• 24 February 2021: The European Commission adopts the EU Strategy on Adaptation to Climate Change aimed to make the EU response to the inevitable effects of climate change (from heatwaves and droughts to deforestation) smarter, swifter, and more systemic. 

 

  • 18 January 2021: The Commission launches the New European Bauhaus, a wide project with environmental, economic and cultural connotations combining design, sustainability, accessibility, affordability and investment. 

 

  • 10 December 2020: The Commission proposes to update the EU legislation on batteries. The goal is to make batteries more sustainable, high-performing and safe throughout their entire life cycle. 

 

  • 9 December 2020: The Commission launches the European Climate Pact. The initiative provides people, communities and organisationswith a space to share information, ideas and plan actions on the green transition. 

 

  • 19 November 2020: The Commission presents the EU Strategy on Offshore Renewable Energy, by which it proposes to increase Europe’s offshore wind capacity from its current level of 12 GW to at least 60 GW by 2030 and to 300 GW by 2050.  

 

 

  • 17 September 2020: The Commission presents the 2030 Climate Target, its plan to reduce EU greenhouse gas emissions by at least 55% by 2030, compared to 1990 levels, as part of the path to achieving climate neutrality by 2050. 

 

  • 08 July 2020: The EU strategies for energy system integration and hydrogen are adopted. They intend to enable a progressive decarbonization of the energy sector, by, among others, integrating the different energy carriers , such as electricity, heat, cold, gas, solid and liquid fuels. 

 

  • 20 May 2020: The Commission presents the EU Biodiversity Strategy for 2030 and the Farm to fork strategy, respectively aimed to halt biodiversity loss and make the food system sustainable, with targets including a reduction by 50% of the use and risk of pesticides, and by at least 20% of the use of fertilizers. 

 

  • 11 March 2020: The European Commission adopts the Circular Economy Action Plan (CEAP), which lays down measures on sustainable resource use along the entire life cycle of products, to enable the transition towards a circular economy. 

 

  • 10 March 2020: The European Commission adopts the European Industrial Strategy. It contains a package of initiatives to lead Europe’s industrial transformation, ranging from the review of EU competition rules to the modernzsation and decarbonization of energy-intensive industries.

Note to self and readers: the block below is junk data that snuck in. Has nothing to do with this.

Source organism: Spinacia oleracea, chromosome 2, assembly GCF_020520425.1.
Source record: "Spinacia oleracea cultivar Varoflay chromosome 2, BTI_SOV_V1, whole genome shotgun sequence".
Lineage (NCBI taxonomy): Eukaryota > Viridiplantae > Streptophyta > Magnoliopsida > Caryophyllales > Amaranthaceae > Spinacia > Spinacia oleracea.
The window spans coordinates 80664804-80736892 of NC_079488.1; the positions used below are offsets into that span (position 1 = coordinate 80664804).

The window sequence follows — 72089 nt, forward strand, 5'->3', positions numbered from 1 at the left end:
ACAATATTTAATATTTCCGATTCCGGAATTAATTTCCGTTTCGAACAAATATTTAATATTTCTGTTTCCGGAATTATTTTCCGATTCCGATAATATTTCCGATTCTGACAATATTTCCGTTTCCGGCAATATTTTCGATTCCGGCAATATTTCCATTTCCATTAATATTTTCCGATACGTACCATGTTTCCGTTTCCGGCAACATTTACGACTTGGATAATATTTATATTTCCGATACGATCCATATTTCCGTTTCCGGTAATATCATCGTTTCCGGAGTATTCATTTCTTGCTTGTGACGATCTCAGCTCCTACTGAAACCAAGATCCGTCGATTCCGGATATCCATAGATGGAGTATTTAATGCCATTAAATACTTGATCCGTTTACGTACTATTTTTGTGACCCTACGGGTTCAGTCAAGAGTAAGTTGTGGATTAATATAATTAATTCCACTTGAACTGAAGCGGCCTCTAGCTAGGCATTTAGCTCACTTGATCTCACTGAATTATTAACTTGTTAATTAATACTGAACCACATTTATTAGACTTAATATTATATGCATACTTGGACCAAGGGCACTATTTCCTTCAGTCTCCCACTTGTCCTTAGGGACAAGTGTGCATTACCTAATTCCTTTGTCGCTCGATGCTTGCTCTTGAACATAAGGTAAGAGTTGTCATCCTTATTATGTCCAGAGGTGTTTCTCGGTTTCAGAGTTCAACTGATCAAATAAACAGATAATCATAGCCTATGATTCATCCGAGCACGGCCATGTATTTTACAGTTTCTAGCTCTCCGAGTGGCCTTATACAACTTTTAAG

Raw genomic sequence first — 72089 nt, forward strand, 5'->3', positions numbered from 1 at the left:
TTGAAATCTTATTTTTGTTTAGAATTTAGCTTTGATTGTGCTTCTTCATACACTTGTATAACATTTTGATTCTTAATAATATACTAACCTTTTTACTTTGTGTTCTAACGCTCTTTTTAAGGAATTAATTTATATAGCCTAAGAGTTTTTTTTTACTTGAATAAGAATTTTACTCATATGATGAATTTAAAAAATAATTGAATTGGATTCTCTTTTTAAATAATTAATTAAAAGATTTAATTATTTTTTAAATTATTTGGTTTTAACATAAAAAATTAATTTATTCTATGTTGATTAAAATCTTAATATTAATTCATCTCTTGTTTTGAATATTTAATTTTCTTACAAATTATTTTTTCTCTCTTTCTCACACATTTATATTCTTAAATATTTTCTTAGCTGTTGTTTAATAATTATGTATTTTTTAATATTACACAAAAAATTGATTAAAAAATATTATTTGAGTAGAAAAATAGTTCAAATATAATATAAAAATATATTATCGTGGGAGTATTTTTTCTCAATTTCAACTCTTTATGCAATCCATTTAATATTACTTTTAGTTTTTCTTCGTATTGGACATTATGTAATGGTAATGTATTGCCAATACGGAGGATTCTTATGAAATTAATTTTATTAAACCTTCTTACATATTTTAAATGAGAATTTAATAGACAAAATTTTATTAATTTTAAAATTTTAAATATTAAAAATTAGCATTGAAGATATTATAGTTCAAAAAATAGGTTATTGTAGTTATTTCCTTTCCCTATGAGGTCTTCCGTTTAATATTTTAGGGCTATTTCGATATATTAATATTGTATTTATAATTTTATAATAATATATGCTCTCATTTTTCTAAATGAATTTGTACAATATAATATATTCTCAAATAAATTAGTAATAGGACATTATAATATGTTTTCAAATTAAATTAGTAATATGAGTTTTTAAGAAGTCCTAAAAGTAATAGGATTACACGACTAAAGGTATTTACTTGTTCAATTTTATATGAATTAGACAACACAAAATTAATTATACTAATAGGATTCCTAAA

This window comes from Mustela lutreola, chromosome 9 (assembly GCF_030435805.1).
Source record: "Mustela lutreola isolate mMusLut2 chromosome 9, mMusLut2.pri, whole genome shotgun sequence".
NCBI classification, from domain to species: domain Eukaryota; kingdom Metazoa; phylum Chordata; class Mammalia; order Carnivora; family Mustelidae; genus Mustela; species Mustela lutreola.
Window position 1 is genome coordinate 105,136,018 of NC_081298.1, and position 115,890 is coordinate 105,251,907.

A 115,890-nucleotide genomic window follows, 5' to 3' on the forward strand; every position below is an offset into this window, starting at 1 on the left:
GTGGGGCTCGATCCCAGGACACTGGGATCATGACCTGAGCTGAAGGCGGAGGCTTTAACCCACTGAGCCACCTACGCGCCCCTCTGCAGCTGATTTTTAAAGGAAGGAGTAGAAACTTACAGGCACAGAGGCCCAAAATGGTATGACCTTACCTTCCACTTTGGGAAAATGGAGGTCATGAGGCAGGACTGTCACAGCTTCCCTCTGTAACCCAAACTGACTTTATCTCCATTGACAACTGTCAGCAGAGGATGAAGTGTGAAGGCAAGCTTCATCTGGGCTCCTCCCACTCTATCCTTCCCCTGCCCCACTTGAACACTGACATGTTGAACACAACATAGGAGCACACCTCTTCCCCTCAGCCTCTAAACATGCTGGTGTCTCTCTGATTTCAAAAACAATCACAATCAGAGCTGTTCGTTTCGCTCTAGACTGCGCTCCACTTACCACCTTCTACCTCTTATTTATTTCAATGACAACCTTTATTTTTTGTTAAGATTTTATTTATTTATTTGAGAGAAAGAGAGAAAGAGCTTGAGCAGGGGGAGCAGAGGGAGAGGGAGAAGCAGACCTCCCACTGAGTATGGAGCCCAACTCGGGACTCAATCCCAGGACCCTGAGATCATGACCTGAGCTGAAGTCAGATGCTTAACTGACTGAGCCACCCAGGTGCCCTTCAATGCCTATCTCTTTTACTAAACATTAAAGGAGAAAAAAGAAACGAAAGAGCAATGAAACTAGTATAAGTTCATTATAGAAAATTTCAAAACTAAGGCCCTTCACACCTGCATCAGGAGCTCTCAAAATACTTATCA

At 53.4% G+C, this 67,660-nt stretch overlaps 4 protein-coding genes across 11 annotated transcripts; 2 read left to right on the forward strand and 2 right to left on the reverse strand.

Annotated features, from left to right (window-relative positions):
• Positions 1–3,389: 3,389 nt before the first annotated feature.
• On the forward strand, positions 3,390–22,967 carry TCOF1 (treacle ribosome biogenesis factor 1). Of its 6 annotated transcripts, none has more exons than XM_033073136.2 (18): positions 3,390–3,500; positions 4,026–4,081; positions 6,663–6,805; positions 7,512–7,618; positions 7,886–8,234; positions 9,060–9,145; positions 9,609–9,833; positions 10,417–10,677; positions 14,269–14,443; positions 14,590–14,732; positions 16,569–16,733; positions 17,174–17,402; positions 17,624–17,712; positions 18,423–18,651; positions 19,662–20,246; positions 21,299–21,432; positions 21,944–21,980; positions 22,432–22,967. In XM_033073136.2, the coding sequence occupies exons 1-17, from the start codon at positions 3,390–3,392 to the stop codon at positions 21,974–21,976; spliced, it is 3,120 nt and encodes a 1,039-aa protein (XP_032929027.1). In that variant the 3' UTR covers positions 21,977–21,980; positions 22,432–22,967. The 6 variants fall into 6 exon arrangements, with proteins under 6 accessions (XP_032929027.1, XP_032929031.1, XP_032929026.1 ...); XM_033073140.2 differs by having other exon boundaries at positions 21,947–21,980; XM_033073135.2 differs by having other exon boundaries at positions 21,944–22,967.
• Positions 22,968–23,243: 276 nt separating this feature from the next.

• 4 March 2020: The European Commission presents the proposal for a European Climate Law providing a legally binding target of net zero greenhouse gas emissions by 2050. President Ursula von der Leyen said: “The Climate Law is the legal translation of our political commitment and sets us irreversibly on the path to a more sustainable future. 

 

  • 14 January 2020: The European Green Deal Investment Plan and the Just Transition Mechanism (JTM) are presented. The first aims to mobilise at least €1 trillion of investments needed for the transition to a climate-neutral economy over the next ten years. On the other hand, the JTM is the key-tool to ensure that the green transition is carried out in the fairest way possible and leaving no one behind. To this end, it mobilises at least €100 billion over the period 2021-2027 in the regions most affected by the socio-economic impact of the transition. 

  

  • 11 December 2019: The European Commission presents the European Green Deal (EGD), a roadmap to make the EU the world’s first climate neutral continent by 2050. To do so, the EGD covers several key-sectors, from transport, to energy, agriculture, buildings, and industries such as steel, textiles, and chemicals. The Executive Vice-President Frans Timmermans said:Our plan sets out how to cut emissions, restore the health of our natural environment, protect our wildlife, create new economic opportunities, and improve the quality of life of our citizens. 

Where does the EU Green Deal go from here?

The EU Green Deal is intended to reset EU society as a green society, providing it with a modern, sustainable, and competitive economy. But in order to translate “want” into reality, the above summary of plans and policies will have to be followed by effective and coherent actions. The actual implementation of these outlined proposals will give us the first peek into Europe’s tangible ability to keep faith to its bold climate-neutrality commitment. Watch this space as we continue to update this list with each new step on the road to net zero.